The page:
Wednesday, November 25, 2009

The Middle Ground of Design Thinking

Since the dawn of the Industrial Revolution, corporate leaders have relentlessly pursued operational efficiency. The fundamental institutional goal was that of exploitation—maximizing the payoff from existing knowledge to solve problems. Using historical data, quantitative analysis, and inductive and deductive reasoning, explicit, incremental, step-by-step processes were developed to reliably predict outcomes and assure risk-mitigation. A sterling example is Ray Kroc of McDonald’s, who “Simplified the McDonald’s system down to an exact science, with a rigid set of rules that spelled out exactly how long to cook a hamburger, exactly how to hire people, exactly how to choose locations, exactly how to manage stores, and exactly how to franchise them.”

The polar opposite of exploitation is exploration—the search for entirely new knowledge. Exploration involves creativity and innovation and is based upon gut feelings, intuition, and instincts. Through knowing without reasoning, exploration is focused on achieving valid solutions and often results in false starts and major unexpected leaps forward. Exploration grasps risky new opportunities efficiency thinkers ignored. For example, “Early on, McDonald’s left health issues by the wayside. Subway made healthy eating the centerpiece of its value proposition, touting its fresh ingredients and low-fat specialties in response to consumers’ increasing concerns about unhealthy fast food.”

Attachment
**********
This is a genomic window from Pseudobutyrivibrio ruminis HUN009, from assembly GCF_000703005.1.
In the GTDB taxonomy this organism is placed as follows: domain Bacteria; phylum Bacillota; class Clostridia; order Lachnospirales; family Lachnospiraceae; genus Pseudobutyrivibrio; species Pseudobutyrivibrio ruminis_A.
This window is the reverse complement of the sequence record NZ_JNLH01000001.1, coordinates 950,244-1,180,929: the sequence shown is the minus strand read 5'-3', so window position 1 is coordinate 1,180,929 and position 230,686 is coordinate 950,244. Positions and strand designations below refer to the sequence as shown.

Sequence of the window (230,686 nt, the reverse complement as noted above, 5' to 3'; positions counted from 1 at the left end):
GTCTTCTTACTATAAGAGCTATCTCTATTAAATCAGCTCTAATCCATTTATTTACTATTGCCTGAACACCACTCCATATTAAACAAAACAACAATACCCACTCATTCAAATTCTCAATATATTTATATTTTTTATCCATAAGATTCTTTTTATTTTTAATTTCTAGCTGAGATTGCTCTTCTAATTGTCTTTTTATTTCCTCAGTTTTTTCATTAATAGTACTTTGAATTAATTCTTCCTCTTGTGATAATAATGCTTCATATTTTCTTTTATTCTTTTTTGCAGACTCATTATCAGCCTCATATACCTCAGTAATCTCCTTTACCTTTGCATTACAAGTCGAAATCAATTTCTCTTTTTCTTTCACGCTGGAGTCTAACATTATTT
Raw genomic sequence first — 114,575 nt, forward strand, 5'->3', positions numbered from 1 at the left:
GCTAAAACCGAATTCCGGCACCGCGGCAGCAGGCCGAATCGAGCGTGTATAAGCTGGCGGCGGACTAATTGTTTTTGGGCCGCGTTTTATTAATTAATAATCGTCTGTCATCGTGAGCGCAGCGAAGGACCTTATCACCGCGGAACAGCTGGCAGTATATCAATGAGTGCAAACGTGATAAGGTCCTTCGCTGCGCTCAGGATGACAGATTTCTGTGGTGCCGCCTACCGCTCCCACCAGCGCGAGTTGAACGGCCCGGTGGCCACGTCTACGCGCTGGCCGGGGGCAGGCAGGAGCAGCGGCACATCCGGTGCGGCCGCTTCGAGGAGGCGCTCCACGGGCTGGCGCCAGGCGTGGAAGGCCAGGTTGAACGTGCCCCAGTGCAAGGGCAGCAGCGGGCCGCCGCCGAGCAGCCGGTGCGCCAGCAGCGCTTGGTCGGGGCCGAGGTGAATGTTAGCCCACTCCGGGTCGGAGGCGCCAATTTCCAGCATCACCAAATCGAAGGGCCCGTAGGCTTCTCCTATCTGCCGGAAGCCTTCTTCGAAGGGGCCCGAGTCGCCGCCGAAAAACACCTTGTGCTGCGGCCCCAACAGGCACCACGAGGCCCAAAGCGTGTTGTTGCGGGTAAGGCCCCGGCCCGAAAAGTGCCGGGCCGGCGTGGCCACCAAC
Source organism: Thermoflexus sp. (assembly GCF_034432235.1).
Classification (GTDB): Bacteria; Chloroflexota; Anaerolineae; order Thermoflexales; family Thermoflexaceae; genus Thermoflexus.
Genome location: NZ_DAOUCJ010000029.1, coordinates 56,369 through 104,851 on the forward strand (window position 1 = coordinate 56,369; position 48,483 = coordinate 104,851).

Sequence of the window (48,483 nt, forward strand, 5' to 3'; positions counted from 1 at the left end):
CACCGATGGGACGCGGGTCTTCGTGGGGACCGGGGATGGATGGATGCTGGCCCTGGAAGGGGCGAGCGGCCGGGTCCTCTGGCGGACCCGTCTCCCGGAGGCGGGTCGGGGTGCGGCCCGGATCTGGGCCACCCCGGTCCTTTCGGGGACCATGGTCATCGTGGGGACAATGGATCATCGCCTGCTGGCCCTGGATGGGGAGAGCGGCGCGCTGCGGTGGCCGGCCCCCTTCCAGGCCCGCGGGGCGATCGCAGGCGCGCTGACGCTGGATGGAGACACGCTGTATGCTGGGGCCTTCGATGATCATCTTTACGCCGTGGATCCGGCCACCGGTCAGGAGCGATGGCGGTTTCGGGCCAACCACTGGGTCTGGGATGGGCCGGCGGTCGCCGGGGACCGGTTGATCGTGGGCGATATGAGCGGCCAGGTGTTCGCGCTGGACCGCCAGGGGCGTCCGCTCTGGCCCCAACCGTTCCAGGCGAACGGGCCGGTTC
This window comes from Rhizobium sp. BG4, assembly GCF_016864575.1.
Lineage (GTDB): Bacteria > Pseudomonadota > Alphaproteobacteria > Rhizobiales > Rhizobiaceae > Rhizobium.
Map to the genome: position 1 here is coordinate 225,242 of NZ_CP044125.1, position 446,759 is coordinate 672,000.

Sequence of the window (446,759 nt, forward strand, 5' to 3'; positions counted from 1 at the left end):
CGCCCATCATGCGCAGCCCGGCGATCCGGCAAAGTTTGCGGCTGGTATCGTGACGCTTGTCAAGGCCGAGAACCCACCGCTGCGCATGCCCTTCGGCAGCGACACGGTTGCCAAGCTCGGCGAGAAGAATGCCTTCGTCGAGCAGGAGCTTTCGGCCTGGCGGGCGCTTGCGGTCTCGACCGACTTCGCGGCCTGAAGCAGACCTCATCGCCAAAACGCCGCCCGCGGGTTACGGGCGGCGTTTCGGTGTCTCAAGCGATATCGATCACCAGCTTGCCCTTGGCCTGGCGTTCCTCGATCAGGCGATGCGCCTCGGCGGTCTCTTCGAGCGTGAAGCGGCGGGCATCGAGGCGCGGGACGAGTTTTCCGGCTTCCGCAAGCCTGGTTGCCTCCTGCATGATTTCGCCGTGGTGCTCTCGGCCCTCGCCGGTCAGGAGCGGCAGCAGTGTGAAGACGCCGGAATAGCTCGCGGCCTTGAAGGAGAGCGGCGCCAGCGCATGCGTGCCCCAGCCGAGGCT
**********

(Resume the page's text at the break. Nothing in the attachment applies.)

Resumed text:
Are we stuck choosing between exploitation and exploration in our organizations? The answer is a middle ground, call design thinking. Design thinking seeks to balance innovation and efficiency (BOTH are necessary for success), continuously redesigns the business to take advantage of each, and closely matches consumer’s needs with what is technically feasible. Unlike the use of inductive and deductive logic in exploitation, and intuitive thinking in exploration, design thinking utilizes abductive logic. Abductive logic asserts that anything is possible, reaches out toward what might be, and can only be proven when the future arrives.

Martin, Roger (2009). The design of business. Boston: Harvard Business Press